The Chinese imperial art collection, treasures representing centuries of Chinese civilization, has become entwined in the tense political standoff between Taiwan and the Communist mainland.
The artworks acquired over 1,000 years by Chinese emperors have never been far from politics. The passion to possess them has already led to the fall of an empire - back in the 12th century. And earlier this century, the collection escaped first invading Japanese troops and then Communist armies, when Nationalist leader Chiang Kai Shek seized the royal treasure trove from Beijing's Forbidden City and carried it across China by rail, road, and river to the island haven of Taiwan. They are now housed in Taiwan's National Palace Museum.
"By possessing the imperial collection, we possess the past, the finest works in China's cultural legacy," says Julie Chou, the museum's curator.
"The imperial works held at the Palace Museum are no ordinary art collection, but the sword and shield of Chinese sovereignty," says Antonio Chiang, editor of the Taiwan Daily.
Indeed, the collection contains not only the best of China's ink paintings, calligraphic scrolls, stone sculptures, and bronze icons, but also ancient treaties, maps, royal edicts, and other documents that were signed under myriad dynasties.
Thus not only mainland-based art specialists, but also top Chinese Communist Party officials, are adamant about recovering for the mainland what they see as the rightful spoils of the Red Army's victory in 1949.
"If Taiwan continues to move toward independence, it must return the entire imperial collection to Beijing's Palace Museum," says a senior Chinese official in Beijing.
As tensions ebb and flow across the Taiwan Strait between Beijing's Communist rulers and independence activists here, the collection faces three possible scenarios, say Chinese analysts: It could either be destroyed in a cross-strait battle, split in an amicable settlement between the two sides, or lent to the mainland in a drive to build pan-Chinese cultural bridges.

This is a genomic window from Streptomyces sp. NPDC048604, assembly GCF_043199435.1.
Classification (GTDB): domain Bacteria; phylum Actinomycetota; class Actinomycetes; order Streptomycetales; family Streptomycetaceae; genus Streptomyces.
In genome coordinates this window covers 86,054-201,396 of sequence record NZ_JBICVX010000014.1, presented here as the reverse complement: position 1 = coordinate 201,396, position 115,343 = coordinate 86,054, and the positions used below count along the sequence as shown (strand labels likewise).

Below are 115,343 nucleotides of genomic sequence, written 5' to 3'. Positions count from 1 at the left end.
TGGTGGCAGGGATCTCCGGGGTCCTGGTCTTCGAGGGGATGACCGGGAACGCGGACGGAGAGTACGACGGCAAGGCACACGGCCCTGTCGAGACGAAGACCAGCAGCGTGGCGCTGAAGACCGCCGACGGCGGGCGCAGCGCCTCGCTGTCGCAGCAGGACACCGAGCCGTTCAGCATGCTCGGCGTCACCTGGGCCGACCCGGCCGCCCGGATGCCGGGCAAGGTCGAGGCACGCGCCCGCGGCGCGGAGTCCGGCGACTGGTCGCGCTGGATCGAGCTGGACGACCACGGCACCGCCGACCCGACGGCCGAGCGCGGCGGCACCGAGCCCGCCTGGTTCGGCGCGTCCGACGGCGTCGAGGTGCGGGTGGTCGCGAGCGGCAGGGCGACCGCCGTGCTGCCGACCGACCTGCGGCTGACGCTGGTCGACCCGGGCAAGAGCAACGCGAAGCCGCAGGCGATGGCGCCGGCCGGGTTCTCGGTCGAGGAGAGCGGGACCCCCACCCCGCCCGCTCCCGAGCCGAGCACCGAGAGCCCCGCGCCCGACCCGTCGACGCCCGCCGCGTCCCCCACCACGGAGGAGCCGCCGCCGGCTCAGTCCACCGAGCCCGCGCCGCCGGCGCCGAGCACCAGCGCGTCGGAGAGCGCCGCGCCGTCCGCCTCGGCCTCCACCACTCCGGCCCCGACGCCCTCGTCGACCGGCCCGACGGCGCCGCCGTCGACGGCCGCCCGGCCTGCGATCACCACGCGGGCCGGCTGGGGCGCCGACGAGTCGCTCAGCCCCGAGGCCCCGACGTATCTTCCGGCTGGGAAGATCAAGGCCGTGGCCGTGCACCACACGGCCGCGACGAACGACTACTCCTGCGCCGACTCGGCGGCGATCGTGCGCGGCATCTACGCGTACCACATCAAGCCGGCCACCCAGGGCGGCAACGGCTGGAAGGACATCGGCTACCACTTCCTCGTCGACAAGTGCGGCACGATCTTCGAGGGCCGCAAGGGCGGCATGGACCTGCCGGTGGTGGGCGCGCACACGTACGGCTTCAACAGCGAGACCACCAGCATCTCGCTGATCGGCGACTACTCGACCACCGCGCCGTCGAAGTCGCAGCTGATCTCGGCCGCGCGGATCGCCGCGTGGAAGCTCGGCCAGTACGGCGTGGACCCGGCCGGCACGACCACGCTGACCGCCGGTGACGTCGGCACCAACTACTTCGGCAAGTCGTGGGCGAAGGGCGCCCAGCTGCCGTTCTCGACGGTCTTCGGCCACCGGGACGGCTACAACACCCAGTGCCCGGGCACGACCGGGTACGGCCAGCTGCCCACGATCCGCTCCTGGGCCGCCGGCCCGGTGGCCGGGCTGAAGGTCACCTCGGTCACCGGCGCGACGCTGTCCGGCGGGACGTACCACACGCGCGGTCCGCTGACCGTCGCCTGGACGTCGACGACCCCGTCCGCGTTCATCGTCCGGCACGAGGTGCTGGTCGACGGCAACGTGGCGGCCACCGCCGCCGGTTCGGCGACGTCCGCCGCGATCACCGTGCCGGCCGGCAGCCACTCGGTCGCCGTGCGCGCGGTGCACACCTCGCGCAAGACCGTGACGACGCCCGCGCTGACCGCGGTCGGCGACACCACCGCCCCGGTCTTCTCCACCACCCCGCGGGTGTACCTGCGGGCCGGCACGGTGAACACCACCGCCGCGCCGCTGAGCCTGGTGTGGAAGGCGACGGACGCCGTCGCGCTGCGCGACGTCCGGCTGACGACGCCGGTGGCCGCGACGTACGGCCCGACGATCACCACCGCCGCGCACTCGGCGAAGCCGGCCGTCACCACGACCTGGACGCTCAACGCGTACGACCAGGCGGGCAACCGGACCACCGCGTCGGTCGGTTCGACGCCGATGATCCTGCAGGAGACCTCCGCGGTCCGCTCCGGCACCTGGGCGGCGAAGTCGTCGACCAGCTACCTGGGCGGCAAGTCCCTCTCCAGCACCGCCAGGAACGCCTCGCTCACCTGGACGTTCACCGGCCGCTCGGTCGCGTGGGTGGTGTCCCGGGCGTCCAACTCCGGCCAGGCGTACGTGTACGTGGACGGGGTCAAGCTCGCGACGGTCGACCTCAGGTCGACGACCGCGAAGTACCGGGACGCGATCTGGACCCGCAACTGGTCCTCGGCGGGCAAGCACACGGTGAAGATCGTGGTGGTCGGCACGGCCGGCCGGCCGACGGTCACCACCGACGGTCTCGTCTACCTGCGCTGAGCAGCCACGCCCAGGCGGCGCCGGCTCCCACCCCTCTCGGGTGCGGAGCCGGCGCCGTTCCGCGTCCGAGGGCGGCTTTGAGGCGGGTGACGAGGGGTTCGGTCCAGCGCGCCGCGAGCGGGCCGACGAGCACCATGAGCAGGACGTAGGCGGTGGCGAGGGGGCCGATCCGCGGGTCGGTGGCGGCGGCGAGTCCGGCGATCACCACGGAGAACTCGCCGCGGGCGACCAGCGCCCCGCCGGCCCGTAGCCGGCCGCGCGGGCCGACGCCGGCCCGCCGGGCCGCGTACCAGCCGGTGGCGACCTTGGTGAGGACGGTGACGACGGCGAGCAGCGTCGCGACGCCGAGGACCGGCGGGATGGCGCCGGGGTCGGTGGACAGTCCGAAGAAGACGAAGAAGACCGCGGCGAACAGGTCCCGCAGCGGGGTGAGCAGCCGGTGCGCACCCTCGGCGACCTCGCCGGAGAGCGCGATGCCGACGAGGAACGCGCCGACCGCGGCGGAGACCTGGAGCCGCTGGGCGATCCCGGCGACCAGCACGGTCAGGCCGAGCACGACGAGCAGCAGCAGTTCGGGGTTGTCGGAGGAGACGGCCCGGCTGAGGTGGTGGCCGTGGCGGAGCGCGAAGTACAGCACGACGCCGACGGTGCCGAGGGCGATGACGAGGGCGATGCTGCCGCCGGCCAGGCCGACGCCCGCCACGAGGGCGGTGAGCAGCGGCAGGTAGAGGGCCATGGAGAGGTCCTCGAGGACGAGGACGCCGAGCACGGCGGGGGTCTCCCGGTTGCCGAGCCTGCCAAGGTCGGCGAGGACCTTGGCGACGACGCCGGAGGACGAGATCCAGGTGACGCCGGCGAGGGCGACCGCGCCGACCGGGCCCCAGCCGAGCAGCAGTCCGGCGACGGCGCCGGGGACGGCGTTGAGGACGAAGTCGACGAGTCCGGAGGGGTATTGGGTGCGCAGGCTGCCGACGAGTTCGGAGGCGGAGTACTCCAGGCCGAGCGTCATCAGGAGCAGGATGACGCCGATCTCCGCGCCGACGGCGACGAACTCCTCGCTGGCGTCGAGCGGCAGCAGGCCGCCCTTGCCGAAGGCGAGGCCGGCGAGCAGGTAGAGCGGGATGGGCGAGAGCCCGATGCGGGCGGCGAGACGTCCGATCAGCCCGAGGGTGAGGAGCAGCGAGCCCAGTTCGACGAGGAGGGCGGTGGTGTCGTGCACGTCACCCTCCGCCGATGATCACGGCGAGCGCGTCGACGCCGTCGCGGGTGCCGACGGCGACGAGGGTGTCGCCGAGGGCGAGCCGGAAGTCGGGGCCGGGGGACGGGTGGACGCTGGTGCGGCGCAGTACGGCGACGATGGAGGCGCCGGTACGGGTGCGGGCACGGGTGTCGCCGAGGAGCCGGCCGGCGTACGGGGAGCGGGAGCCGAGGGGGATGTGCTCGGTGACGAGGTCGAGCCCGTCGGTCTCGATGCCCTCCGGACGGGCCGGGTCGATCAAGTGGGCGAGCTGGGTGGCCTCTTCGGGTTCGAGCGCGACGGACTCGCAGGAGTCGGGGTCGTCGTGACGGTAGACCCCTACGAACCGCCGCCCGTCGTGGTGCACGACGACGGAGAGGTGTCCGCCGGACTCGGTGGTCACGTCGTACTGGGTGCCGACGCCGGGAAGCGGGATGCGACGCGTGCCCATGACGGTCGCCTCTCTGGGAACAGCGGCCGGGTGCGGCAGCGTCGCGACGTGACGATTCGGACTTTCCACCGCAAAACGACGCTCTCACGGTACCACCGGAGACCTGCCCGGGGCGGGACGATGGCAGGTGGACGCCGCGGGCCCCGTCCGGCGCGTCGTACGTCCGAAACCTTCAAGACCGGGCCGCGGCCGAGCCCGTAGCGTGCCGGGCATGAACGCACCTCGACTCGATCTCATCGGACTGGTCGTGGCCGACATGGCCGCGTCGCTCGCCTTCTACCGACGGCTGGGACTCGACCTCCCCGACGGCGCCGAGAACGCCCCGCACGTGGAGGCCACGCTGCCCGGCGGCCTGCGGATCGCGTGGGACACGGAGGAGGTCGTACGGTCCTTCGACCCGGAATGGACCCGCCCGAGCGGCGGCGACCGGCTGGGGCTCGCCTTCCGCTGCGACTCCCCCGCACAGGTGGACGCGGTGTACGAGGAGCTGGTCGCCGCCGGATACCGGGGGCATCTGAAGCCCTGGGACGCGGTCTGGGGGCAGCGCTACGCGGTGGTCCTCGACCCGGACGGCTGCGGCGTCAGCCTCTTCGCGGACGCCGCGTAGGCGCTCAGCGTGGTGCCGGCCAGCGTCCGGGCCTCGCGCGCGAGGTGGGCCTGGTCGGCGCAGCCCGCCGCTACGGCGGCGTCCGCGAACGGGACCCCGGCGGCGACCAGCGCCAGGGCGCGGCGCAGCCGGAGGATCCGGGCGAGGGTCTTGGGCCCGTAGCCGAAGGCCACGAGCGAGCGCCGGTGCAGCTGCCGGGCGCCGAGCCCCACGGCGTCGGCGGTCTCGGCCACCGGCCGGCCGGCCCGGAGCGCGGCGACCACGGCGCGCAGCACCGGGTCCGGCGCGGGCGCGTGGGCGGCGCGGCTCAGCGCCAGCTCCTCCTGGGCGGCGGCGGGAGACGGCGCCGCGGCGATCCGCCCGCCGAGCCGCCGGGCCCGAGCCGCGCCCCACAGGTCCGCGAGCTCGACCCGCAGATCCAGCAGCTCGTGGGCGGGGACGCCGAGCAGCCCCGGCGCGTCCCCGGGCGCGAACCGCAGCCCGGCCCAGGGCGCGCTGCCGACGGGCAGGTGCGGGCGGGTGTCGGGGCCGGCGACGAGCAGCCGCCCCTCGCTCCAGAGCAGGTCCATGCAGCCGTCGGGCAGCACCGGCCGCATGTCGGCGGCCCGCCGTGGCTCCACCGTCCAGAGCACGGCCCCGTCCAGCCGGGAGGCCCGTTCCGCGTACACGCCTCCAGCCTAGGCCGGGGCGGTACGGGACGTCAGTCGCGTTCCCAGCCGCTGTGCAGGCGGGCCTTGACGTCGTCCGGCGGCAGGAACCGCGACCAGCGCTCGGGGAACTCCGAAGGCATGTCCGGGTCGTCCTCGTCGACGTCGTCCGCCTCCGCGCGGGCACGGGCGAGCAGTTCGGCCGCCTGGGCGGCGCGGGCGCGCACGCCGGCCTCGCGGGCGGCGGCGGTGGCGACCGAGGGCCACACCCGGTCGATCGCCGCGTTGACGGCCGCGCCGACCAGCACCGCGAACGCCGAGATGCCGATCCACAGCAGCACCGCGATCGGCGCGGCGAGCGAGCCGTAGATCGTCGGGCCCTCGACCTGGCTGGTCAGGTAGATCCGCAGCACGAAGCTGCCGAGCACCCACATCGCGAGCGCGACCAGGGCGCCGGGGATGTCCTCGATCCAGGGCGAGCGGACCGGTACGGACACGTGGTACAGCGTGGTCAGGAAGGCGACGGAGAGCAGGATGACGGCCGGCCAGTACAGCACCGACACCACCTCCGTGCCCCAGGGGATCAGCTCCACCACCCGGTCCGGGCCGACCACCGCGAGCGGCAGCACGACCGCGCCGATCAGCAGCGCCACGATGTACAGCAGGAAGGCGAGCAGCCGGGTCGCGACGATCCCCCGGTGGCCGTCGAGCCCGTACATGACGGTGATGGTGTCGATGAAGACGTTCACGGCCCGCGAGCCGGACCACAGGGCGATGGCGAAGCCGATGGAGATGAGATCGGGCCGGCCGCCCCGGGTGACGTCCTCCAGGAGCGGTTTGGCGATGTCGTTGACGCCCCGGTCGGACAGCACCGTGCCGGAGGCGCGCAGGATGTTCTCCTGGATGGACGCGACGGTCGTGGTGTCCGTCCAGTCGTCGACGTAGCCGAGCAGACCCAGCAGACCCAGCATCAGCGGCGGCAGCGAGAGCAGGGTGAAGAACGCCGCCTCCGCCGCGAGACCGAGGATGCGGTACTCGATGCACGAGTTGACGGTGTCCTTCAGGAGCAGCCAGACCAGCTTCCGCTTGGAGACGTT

Each scenario is linked, however, to how the Chinese civil war, which was suspended in 1949 with an informal truce, is ultimately ended. General Chiang, one of the main players in the war, seized the artworks from Beijing's Forbidden City after China's last emperor was evicted in 1924.
Chiang, far more skilled in protecting the cultural relics than he was in the art of war, spirited off some 200,000 works to Taiwan, where they formed the nucleus of a new microcosmic China.
Chiang transformed Taiwan into a small-scale Republic of China by building or renaming streets, parks, universities, and government organs after counterparts on the mainland.
In the hills surrounding Taipei, he built himself an imperial residence and China's second National Palace Museum (a virtual clone of the one in Beijing's Forbidden City), where the collection was finally displayed.
Chiang forcibly repressed Taiwan's native culture, language, and history, and attempted to redefine the island as the new center of Chinese civilization as well as his political realm. During his reign, Chiang's Nationalist Party, also known as the Kuomintang, and the mainland Communists agreed they were both part of one China, although each side claimed to be the legitimate ruler of the entire country, successor to the last emperor and the sole heir of his treasures.
A decade of democracy in Taiwan has set in motion forces that threaten to destroy the rough equilibrium of views and the cease-fire that has guided cross-strait relations for nearly 50 years.
Taiwan's 21 million residents "are moving to recast their collective identity, and a central question in the process is whether they want to remain part of 'Cultural China,' " says Tu Weiming, a China scholar at Harvard University in Cambridge, Mass.
Professor Tu says "Cultural China" includes overseas Chinese and others tied to a global Chinese civilization despite being beyond the political boundaries of the People's Republic of China.